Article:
Hound Tor 18Hound Tor 17Hound Tor 29Hound Tor 15Hound Tor 31

Credit: photos 4, 5, first megacryst, and all agile activity by Berry

SANDWICH SHARING: IMAGES FROM A CINQUE PORT


Sandwich is a cinque port, along with Hastings, New Romney, Hythe and Dover – we had some warm family disagreements discussions about these until someone managed to get a phone signal and look them up. The town has a large number of medieval buildings, and we enjoyed a quick look round recently when we were staying nearby.

THE FISHER GATE (1384) on the quaysideSandwich - The Fisher Gate 1384

THE BARBICAN (and toll house)Sandwich - the Barbican

THE TOLL TABLE, 1905

Although viable vehicles using an internal combustion engine had only been in existence for about 6 years (and were few and far between), steam vehicles were not uncommon. It’s surprising to learn the variety of transport methods still catered for in post-Victorian England. I’d like to have possessed a ‘wain’. And a ‘chaise’, for that matter.

Sandwich - Toll table

RIVER STOUR at the quayside, with the swing bridge road that now leads to the BarbicanSandwich - River Stour

IS THIS FOR REAL? (looking at the modern screws, I concluded not)Sandwich - 'nothing happened'

ST PETER’S CHURCH (C13 / 14), now in the care of the Churches Conservation TrustSandwich - St Peter's Church c13 : 14

MEMORIAL IN ST PETER’S CHURCH with ambiguous tributeSandwich - St Peter's - Memorial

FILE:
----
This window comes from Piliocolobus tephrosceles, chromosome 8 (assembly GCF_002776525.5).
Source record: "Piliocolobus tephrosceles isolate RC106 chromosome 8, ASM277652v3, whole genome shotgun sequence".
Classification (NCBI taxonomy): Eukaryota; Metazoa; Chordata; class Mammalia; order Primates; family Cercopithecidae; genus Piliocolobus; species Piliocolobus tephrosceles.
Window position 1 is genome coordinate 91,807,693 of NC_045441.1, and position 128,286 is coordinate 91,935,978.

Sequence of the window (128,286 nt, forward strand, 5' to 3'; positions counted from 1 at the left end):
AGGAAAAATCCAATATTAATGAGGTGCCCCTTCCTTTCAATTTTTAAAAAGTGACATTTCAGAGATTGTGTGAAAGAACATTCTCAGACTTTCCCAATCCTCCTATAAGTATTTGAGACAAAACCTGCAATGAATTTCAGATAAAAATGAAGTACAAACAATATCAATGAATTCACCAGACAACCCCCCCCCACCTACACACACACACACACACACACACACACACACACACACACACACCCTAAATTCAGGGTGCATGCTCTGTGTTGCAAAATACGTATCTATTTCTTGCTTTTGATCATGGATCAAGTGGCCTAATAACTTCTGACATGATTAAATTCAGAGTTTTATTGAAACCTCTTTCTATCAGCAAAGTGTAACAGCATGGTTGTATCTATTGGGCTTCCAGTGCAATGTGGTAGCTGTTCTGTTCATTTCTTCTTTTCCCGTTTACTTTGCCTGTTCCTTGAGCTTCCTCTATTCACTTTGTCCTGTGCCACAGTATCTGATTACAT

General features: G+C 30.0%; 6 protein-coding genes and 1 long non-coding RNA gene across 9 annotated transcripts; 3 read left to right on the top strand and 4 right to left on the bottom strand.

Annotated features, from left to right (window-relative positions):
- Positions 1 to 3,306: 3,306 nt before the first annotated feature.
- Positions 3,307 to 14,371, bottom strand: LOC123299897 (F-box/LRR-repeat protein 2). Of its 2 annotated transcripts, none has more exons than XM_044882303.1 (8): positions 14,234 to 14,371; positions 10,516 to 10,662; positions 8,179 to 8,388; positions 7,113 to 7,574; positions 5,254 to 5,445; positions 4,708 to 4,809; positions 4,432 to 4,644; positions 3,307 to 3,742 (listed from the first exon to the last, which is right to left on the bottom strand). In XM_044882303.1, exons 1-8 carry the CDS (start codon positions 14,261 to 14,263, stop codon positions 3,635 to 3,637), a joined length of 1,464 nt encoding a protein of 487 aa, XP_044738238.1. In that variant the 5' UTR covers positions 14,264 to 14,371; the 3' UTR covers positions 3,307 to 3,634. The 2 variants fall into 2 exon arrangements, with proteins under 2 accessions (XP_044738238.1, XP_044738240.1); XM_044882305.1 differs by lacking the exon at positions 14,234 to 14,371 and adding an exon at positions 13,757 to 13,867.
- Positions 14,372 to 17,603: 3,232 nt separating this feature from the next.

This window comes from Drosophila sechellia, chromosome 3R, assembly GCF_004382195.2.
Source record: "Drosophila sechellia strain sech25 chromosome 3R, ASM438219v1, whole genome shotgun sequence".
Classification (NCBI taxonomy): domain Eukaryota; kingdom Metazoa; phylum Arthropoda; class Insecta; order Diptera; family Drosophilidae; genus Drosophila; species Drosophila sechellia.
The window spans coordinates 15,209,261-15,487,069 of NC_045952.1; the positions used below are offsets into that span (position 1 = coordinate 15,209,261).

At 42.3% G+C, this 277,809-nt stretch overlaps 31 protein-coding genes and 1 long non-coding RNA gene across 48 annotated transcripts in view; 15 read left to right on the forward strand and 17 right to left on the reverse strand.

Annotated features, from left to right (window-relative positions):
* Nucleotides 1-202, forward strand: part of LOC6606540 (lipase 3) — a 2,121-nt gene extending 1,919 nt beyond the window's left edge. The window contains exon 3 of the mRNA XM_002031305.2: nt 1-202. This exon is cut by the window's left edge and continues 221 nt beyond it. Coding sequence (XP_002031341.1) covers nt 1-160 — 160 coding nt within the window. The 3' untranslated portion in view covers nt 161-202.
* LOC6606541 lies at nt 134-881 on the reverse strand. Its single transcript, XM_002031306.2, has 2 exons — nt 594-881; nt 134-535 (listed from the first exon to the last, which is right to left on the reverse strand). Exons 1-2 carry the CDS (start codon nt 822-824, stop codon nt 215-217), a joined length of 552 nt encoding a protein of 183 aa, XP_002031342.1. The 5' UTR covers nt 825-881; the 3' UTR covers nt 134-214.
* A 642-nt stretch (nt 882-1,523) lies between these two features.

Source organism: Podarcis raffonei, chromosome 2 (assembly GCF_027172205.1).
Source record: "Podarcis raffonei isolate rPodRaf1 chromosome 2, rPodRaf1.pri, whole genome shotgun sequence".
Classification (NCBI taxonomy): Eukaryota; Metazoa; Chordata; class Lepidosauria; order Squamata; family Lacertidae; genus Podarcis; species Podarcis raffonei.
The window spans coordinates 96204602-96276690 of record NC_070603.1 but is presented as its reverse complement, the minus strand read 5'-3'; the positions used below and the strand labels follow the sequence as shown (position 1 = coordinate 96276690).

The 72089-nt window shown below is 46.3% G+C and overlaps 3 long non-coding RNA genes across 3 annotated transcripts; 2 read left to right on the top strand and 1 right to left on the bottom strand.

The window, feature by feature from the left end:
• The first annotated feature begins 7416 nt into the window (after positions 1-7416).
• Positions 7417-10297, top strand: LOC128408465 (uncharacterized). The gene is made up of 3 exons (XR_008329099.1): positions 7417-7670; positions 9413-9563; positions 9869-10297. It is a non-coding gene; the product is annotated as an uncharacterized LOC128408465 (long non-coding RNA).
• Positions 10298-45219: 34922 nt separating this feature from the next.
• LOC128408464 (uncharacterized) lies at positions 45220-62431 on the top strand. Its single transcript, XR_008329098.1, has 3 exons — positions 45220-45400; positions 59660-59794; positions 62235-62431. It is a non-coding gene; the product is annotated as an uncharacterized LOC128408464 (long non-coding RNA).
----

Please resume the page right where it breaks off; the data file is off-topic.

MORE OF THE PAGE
SANDWICH WEAVERS (1500)  a home and workshop used by Dutch workers in the c16Sandwich Weavers, 1500Sandwich Weavers 1500  Sandwich Weavers 1500

THE SWING BRIDGE OVER THE STOUR

The quayside was used for army embarkations for wars with FranceSandwich - Swing Bridge over River Stour

Too good to miss (from a Kent Events website)OLYMPUS DIGITAL CAMERA 

TALKING ‘JACKSON POLLOCKS’: PAINTING ON SILK


This sequence of paintings on textured silk is an anomaly for this blog, concerning neither wildlife, countryside, buildings or any of the other random subjects usually featured. I just liked them. I wonder what you will make of them…

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If you like the ‘pictures’ in these photos, then you may enjoy the tie I will be wearing for our son’s wedding next month – a unique creation hand painted onto silk, despite which it cost an astonishingly small amount. And if you hate it, I’m still going to wear it anyway because although it’s not a tie I’d ever have imagined wearing (and I wear them only very rarely these days) I love it!